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Liberia's 'Flags Of Convenience' Help It Stay Afloat


The economy of Liberia has been hit hard by the Ebola crisis. Tourism has vanished. Exports have dropped off. Markets are closed. But there is still one unusual way that Liberia is bringing in money, a way that's unaffected by the crisis. Julia Simon reports for NPR's Planet Money team.

JULIA SIMON, BYLINE: Go to any seaport in America and look at the flags flying from the back of the giant ships, the tankers, the container ships. You will see something that looks like an American flag but not quite. These flags have one star on the blue field - the Liberian flag. This does not mean the ships are from Liberia or that they've ever visited the place. They've simply paid a fee to fly the Liberian flag.

ELIZABETH DESOMBRE: The whole thing is just weird.

SIMON: Elizabeth Desombre studies the so-called flags of convenience. She's a professor at Wellesley College. And she says the oceans are filled with ships that have never been to the countries where they're registered. Panama is a popular one. Marshall Islands.

DESOMBRE: It's very easy to register from wherever you are in the world.

SIMON: This flag of convenience thing comes from early 20th century international law. For century, ships flew the flag of their home country, usually the home country of the ship owner. And this meant that they had to follow all the laws of that country, even when they were half a world away. But in the last century, certain countries started to say, hey, come register here. We have different laws. We'll give you a flag. We're cheaper and easier.

DESOMBRE: Part of that cheaper and easier process means fewer regulations. So, you know, we won't necessarily join all those international rules that require that you act in a certain way on the ocean.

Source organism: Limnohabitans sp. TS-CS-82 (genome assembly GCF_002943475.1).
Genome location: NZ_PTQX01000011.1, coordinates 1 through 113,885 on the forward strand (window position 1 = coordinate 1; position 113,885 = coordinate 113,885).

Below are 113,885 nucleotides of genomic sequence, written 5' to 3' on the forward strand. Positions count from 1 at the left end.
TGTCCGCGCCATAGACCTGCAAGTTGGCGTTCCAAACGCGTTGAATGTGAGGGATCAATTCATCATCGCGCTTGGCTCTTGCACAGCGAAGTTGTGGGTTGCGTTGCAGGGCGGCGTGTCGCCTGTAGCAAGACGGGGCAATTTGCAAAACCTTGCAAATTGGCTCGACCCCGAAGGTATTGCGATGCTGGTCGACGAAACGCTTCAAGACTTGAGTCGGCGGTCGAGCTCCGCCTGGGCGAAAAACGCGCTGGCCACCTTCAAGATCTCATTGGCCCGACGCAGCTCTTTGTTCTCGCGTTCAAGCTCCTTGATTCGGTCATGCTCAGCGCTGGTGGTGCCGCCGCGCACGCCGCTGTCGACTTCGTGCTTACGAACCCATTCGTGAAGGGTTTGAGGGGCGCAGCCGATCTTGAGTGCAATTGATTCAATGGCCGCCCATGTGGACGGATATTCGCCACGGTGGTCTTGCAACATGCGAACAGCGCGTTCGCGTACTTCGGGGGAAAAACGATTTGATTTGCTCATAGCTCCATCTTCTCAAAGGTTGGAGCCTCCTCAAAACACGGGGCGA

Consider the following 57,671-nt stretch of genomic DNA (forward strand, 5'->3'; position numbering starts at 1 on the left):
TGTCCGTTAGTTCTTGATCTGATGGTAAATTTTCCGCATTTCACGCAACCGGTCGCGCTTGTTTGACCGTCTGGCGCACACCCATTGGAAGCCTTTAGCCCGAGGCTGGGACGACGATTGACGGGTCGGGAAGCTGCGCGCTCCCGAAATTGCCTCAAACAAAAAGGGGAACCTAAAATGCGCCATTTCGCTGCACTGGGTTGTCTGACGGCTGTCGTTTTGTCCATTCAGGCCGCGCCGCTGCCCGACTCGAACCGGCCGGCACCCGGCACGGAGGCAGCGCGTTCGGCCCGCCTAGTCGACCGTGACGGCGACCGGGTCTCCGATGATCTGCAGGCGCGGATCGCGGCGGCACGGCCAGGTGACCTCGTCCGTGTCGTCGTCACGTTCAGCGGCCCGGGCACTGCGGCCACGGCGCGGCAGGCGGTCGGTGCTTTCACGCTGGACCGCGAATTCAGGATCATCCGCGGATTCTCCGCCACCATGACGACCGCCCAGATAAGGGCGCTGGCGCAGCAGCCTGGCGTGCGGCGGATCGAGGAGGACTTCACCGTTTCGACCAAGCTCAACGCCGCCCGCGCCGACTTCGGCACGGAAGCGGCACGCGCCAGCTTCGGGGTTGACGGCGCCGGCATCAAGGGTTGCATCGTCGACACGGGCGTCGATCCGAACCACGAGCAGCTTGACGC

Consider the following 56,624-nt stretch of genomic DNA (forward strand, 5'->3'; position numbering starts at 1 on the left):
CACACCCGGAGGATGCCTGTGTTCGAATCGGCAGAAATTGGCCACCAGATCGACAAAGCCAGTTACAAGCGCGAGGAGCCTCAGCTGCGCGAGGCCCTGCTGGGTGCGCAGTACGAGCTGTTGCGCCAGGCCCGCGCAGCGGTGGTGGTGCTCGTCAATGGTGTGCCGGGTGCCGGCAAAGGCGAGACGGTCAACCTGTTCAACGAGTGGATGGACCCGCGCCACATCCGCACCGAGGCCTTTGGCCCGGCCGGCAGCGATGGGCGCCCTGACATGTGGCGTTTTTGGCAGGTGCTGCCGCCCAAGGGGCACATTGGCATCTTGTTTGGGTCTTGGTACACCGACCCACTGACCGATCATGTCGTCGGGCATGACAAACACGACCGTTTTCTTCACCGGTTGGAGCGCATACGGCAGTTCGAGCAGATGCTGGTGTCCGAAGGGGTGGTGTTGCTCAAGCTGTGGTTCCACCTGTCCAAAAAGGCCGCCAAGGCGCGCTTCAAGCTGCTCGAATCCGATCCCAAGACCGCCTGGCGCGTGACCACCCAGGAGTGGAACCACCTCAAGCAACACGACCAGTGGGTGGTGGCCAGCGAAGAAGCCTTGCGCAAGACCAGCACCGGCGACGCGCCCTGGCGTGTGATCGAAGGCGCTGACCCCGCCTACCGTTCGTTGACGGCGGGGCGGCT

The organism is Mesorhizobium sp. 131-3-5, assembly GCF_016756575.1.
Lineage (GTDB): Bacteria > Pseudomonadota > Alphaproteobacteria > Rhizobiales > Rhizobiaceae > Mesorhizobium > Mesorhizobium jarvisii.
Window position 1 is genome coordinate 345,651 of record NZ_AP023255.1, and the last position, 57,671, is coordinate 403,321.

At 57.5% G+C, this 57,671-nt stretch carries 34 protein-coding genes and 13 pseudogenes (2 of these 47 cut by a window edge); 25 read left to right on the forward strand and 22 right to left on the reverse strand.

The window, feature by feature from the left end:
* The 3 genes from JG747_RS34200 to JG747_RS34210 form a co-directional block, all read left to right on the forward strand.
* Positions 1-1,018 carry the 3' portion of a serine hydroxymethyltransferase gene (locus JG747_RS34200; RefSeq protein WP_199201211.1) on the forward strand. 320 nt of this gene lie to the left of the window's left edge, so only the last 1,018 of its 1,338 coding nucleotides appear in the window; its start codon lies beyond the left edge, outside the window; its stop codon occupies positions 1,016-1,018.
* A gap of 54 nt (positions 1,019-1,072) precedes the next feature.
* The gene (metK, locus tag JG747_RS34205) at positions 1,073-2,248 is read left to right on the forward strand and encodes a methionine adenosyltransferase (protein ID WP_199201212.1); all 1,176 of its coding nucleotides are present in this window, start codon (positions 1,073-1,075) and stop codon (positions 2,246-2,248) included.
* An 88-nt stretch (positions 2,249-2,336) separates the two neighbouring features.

SIMON: With a flag of convenience you may not have to pay your sailors as much or maybe you could make them work longer hours. This is what Liberia offered. Although, they didn't come up with this idea themselves. Liberia owes its flag of convenience to a plan by an American guy - Edward R Stettinius Jr.

RODNEY CARLISLE: In the last year of Roosevelt's presidency, he served as Secretary of State.

SIMON: This is historian Rodney Carlisle.

CARLISLE: Professor emeritus from Rutgers University.

SIMON: And Carlisle says that as Stettinius headed home from Europe at the end of World War II, he made a stop in Liberia. He saw it was poor, underdeveloped, rich in natural resources. He decided he wanted to get American businesses to invest. Stettinius knew a lot of people in big American corporations. And he heard them saying, we want to have a new country where we can easily register our ships, a new flag of convenience. Stettinius thought, Liberia. It's perfect. Carlisle says standard oil lawyers even helped draft Liberia's shipping law.

CARLISLE: It was sort of done behind-the-scenes. And the Liberian legislator dutifully passed it.

SIMON: Not only was the law designed to help American businesses, it was set up to be run from an office in the U.S. and managed by Americans. By the late-1960s, Liberia's was the biggest registry in the world. It's in second place today, right behind Panama. But it's still run by an American - this guy.

SCOTT BERGERON: My name's Scott Bergeron. I'm the CEO of the Liberian registry.

SIMON: Bergeron says Liberia doesn't have to do much. Every year, the registry business sends some of its profits back to the Liberian government.

BERGERON: This is somewhere north of $20 million per year.

SIMON: Twenty million dollars may not sound like much, but Liberia is a very small country. The fees from registering ships make up about 6 percent of the national budget. And more importantly, in a time when all other businesses in Liberia are reeling from the Ebola crisis, this is money that flows into the budget no matter what. For NPR News, I'm Julia Simon. Transcript provided by NPR, Copyright NPR.

Julia Simon
Julia Simon is the Climate Solutions reporter on NPR's Climate Desk. She covers the ways governments, businesses, scientists and everyday people are working to reduce greenhouse gas emissions. She also works to hold corporations, and others, accountable for greenwashing.